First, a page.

Function of VIPP1 (vesicle-inducing protein in plastids) in Chlamydomonas reinhardtii
André Nordhues, Mark Aurel Schöttler, Giovanni Finazzi, Heiko Lokstein, Stephanie Schlede, Stefan Geimer, Salim Al-Babili, Jochen Golecki, and Michael Schroda
Max Planck Institute of Molecular Plant Physiology, Potsdam-Golm, Germany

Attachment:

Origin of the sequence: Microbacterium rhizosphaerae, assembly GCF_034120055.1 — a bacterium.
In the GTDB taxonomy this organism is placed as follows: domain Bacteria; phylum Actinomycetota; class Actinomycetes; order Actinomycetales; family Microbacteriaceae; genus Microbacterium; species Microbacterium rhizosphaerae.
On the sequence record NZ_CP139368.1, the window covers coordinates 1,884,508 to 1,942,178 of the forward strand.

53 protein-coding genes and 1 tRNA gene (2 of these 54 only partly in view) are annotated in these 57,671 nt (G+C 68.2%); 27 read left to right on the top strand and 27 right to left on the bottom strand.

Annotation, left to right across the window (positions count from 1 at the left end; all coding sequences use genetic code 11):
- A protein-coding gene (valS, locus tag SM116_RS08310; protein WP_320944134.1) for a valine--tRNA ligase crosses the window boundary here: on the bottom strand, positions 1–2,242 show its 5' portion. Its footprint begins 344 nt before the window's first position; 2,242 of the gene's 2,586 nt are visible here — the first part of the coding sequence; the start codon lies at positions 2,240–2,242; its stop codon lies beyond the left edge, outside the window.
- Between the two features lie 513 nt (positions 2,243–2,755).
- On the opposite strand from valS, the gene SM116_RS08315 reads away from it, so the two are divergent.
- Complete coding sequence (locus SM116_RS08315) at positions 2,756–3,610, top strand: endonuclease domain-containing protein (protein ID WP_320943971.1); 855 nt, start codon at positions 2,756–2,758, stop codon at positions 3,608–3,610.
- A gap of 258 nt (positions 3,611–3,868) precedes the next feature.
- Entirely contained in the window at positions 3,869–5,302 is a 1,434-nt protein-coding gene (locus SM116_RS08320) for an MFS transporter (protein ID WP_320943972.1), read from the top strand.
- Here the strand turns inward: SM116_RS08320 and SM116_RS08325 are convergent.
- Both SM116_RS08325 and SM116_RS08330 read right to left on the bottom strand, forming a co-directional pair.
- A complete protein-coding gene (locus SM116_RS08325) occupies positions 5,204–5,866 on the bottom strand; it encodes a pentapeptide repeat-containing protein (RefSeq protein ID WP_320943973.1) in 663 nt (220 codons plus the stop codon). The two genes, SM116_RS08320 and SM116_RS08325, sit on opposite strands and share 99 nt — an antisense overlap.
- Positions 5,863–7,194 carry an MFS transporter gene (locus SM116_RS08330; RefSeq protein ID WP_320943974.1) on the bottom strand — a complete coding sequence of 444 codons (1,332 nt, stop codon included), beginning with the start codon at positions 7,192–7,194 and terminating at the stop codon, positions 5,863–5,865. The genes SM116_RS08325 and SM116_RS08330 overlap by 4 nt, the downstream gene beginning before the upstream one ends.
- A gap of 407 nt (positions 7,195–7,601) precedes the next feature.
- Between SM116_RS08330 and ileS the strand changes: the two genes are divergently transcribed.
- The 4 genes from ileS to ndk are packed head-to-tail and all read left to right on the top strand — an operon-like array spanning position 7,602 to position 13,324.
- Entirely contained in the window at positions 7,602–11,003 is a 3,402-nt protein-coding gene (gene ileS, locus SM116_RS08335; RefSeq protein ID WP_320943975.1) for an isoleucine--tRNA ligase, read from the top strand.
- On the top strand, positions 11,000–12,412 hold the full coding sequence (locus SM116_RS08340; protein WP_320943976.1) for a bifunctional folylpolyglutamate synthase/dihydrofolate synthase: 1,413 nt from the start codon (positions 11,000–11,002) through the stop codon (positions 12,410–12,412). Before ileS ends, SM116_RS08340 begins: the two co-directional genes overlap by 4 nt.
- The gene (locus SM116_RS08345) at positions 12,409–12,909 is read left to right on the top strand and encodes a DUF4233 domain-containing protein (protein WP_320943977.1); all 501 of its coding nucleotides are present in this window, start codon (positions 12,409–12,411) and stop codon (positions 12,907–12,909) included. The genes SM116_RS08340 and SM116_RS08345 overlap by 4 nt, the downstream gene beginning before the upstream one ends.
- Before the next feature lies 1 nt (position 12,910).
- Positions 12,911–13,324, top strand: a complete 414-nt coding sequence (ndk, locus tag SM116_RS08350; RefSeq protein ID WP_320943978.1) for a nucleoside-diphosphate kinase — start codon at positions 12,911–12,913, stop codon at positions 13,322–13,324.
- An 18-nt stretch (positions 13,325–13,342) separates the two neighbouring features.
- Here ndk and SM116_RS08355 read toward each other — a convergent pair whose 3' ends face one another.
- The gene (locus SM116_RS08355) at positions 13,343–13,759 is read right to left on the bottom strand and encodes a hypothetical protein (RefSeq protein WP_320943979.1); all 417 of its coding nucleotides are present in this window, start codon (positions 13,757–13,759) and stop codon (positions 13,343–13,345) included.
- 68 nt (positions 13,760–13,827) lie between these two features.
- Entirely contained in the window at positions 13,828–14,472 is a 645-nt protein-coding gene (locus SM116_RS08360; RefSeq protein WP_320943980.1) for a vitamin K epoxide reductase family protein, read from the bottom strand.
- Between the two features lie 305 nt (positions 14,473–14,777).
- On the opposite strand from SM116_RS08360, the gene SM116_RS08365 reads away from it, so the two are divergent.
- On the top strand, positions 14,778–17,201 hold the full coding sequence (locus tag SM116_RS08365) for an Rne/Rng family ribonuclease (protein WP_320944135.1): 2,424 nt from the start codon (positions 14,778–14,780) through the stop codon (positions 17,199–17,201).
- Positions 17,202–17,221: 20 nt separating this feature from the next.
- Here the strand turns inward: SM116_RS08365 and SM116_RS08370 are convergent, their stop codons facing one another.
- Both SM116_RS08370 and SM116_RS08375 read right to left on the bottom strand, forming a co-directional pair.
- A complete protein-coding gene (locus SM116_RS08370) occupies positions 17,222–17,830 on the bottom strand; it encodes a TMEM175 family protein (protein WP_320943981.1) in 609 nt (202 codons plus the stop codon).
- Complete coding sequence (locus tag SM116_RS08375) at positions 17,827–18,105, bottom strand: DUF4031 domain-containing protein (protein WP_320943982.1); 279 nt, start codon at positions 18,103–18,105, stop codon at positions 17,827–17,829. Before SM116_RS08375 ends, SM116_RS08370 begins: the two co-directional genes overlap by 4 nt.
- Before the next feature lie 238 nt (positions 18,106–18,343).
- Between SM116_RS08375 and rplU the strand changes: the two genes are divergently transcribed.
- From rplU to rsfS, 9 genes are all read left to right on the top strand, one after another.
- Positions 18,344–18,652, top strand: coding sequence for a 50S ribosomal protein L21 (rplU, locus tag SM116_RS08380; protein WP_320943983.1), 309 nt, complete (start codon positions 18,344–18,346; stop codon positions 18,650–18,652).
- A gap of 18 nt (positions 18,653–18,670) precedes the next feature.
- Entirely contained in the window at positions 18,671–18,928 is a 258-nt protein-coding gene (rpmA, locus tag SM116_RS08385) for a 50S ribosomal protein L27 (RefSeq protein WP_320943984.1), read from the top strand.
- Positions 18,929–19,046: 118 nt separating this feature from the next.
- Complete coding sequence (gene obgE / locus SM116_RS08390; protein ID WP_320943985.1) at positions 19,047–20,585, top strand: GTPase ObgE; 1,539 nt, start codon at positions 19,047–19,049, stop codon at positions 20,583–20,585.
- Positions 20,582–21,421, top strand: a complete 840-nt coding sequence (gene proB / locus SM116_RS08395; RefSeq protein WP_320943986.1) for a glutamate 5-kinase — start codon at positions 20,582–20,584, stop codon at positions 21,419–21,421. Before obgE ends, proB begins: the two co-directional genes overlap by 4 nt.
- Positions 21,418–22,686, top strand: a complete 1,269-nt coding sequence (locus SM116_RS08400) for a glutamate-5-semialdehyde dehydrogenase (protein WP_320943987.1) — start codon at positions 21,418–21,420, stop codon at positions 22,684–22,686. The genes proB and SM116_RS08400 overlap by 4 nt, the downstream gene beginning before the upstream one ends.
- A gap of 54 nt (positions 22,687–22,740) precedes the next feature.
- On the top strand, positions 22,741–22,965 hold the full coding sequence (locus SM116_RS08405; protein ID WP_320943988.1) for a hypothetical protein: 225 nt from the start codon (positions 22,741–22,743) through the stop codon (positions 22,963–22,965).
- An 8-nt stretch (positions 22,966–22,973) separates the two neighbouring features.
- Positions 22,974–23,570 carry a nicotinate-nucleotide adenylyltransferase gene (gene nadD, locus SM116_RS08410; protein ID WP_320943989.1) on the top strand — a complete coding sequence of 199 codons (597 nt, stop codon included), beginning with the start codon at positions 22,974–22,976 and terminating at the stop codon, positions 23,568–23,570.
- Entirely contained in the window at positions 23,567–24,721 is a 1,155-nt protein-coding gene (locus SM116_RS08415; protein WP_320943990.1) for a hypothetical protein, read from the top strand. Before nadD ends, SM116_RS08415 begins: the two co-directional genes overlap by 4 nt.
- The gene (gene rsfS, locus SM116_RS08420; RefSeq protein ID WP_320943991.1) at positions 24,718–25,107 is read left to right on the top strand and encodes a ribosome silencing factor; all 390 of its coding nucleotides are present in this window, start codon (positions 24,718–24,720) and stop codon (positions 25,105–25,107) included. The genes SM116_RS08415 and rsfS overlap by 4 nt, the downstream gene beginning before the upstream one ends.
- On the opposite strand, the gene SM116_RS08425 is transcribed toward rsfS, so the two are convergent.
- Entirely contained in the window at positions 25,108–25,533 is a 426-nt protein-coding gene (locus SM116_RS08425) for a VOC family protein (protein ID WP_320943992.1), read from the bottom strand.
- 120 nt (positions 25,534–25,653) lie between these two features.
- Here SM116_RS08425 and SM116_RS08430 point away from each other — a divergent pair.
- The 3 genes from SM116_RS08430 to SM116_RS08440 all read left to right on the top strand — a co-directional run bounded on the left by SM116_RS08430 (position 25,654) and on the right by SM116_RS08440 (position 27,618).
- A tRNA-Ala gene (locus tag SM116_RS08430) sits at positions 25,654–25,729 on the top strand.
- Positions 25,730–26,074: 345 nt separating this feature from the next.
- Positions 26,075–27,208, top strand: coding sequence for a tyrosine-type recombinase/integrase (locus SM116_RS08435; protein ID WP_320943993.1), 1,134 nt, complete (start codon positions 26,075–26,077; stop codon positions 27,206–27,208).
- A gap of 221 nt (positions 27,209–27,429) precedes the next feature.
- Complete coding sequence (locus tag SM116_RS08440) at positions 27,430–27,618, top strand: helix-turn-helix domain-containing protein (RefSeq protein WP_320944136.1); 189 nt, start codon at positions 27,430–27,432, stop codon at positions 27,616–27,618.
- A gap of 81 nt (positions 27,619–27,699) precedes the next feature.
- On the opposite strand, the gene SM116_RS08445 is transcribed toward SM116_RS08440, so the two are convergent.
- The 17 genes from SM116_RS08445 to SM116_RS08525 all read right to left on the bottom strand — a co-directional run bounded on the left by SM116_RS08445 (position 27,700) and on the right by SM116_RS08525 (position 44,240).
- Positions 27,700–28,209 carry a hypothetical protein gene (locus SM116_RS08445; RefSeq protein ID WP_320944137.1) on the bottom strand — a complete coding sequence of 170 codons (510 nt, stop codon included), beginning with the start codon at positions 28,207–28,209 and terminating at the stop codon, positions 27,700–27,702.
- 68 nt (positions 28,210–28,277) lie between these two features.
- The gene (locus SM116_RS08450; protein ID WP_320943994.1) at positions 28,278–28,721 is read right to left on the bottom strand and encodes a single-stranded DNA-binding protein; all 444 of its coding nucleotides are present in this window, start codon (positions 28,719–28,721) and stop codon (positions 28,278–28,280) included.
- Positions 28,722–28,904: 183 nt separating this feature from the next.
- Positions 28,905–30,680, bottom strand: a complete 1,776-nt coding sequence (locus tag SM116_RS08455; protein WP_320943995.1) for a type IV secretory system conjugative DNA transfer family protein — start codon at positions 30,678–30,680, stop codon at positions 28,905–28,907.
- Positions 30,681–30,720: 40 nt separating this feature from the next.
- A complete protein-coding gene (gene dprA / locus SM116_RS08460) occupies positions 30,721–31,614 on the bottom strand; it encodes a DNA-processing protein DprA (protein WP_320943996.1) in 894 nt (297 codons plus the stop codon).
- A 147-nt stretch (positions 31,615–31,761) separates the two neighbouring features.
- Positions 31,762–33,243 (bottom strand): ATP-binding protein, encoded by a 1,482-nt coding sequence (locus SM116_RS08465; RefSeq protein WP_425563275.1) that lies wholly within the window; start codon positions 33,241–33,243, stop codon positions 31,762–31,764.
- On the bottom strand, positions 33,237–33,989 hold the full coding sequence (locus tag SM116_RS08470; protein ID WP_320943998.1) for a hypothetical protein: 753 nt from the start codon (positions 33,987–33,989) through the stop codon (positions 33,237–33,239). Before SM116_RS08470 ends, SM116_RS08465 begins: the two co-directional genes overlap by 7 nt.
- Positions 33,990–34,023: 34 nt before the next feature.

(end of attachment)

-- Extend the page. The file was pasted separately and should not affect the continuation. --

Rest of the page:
The vesicle-inducing protein in plastids 1 (VIPP1) is conserved from cyanobacteria to higher plants and is believed to be essential for the biogenesis of thylakoid membranes via vesicle traffic. In Arabidopsis, reduction of VIPP1 to ~20 % of wild type levels caused severe defects in thylakoid structure. Surprisingly, Chlamydomonas VIPP1-RNAi strains that contain less than 3 % of VIPP1 compared to wild type did not display any obvious defects in thylakoid structure or in the composition of thylakoid membrane protein complexes at low light intensities. However, PSII activity and Chla/b ratio were slightly reduced in VIPP1-RNAi strains when compared to wild type. Moreover, VIPP1-RNAi strains were extremely sensitive to higher light intensities: prolonged exposure at 1000 µE m-2 s-1 resulted in bleaching and photodestruction of the photosystems and the b6f complex while the ATP synthase remained unaffected. In addition, levels of zeaxanthin and LHCSR3 barely increased in high-light treated VIPP1-RNAi strains. Reduced induction of photoprotective mechanisms in VIPP1-RNAi strains correlated with reduced linear electron transport rates and reduced thylakoid membrane energetization. Interestingly, PSII activity and/or antenna coupling rapidly decreased in VIPP1-RNAi strains exposed to heat shock in low light, suggesting that defects were present but not evident in VIPP1-RNAi strains already under low-light conditions. Taken together, our data suggest that VIPP1 most likely is not involved in vesicle-mediated thylakoid biogenesis. Rather, VIPP1 might be necessary for the supramolecular organization of protein complexes within the thylakoid membranes. Alternatively, VIPP1 might support Alb3.2-mediated import of distinct subunits of the photosystems and incompletely assembled photosystems may in turn impair the integrity of thylakoid membranes.
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